Everything written below here is either written or translated by Luisetta Mudie, who begins with a letter to you, her reader.

–Clattery MacHinery on Poetry

 

 

 

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luisetta-mudie.jpg

 

 

 

 

 

 

Dear Reader,

A journalist friend of mine who is also a poet recently went back to China after 18 years in the US.   He was on the Square the night of the Tiananmen massacre.   Below are some prose reflections on his trip, but also some poems of his and mine relating to Tiananmen, to China, and about his son, who holds his sense of the future.

the-goddess-of-democracy-in-tiananmen-square.jpgThe prose and the poems were written by him in Chinese and rendered by me in English.   There may be other poems written by me at the same time, or in answer to his poems, as we had an ongoing poetic dialogue.   Chronologically, the poem sequence came before the prose, and is the culmination of a three-year dialogue between us, in which the poet is trying to move beyond both the concrete horrors of his student past, and, crucially, the numinous might-have-beens which haunt his generation.

It took those of his generation far longer to give up their longing for the idealized figures common to passionate young souls than it did for most of us, because those figures were made godlike and ultimately untouchable by the massacre that followed their emergence on the Square.   This passion that should have carried them into human life was forced instead into a twilight world of denial and strange attraction by the deaths that night in Beijing, and the government’s largely successful attempts to rewrite history.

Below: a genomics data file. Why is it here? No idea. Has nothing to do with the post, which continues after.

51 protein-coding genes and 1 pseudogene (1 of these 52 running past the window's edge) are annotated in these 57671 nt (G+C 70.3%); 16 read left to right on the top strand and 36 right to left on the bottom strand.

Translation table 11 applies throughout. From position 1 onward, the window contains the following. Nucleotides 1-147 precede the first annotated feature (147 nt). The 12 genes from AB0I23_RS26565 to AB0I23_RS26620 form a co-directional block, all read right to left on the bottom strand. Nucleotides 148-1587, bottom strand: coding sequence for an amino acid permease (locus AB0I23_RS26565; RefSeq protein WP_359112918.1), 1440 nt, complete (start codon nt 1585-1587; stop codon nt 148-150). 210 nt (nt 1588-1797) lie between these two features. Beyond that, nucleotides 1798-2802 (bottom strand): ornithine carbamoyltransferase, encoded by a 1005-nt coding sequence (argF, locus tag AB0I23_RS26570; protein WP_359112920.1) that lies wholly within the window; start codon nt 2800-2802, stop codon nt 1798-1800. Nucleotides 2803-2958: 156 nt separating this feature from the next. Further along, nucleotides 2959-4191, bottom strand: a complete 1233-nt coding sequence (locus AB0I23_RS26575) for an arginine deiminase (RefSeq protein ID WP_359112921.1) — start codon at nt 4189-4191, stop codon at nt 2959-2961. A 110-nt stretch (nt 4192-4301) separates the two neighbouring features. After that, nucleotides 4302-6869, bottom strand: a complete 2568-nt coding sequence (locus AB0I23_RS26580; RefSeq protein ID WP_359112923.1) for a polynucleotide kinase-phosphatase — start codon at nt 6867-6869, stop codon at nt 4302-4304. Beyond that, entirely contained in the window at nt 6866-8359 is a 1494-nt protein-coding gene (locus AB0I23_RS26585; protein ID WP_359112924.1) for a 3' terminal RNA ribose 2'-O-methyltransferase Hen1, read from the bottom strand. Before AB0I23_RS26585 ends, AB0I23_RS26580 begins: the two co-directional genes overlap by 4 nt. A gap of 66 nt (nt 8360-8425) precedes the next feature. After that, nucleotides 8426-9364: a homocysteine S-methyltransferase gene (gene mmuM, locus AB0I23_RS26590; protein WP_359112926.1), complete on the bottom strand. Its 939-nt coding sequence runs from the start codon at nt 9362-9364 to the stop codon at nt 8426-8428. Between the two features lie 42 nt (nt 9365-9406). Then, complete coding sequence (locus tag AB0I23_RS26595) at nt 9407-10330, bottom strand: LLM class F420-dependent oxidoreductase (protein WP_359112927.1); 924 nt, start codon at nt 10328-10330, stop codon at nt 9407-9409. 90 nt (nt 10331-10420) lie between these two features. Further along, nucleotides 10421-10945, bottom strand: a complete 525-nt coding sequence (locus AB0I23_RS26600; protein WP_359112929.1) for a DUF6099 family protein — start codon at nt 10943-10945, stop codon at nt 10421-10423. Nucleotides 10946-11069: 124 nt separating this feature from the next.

But if we have the inclination, a poetic bent towards shade as well as light, those too-good angelic figures will show their true nature, which is also daimonic, and lead us into realms proper to poetry.

He would rather use his pen-name, Dreamer Fei, to avoid being identified.

Warmly,

Luisetta Mudie
Radio Free Asia
RFA Unplugged
 

 

~~~~~
 

 
boydragonpapercut.jpg
 

~~~~~
 

by Dreamer Fei
 

The Road Home
 

The giant Boeing 747 whistles through the thick dark cloud and white smog above the city, and touches down in a drastic way, reminding me that I am home again, after 18 hours of flight and 18 years of nostalgia.

It is about an hour’s drive from the airport to my parents’ apartment.   My cousin wanted to pick me up at the airport and show off his new Toyota Camry, but I declined.   I want to relax on the long journey home to adjust to the reverse culture shock of re-entry.   I have been warned about it by many overseas Chinese.   I get a cab; it costs 10 bucks.   I doze off as it snakes through the city traffic.

I was born and grew up in China.   Even after 18 years in America, I still eat Chinese food at least once a day.   Reading Chinese books is one of my favorite pastimes.   China is remote for me, yet it has continued to haunt my dreams.

tiananmen-square-1989-379x278.jpgI was a college student in 1989 and an eyewitness to the shootings and killings that night along Changan Avenue.   I was almost shot when I tried to persuade the soldiers not to fire on us.   I fled the country shortly after the tragedy.   But the tear gas, tanks, and crushed bodies permeated my dreams.   In one scene, I try to hold a fellow student crushed by a tank, and realize his two legs are gone, with only blood gushing from his body.   Such scenes are rewound and played again, night after night.   No time for healing after such an event.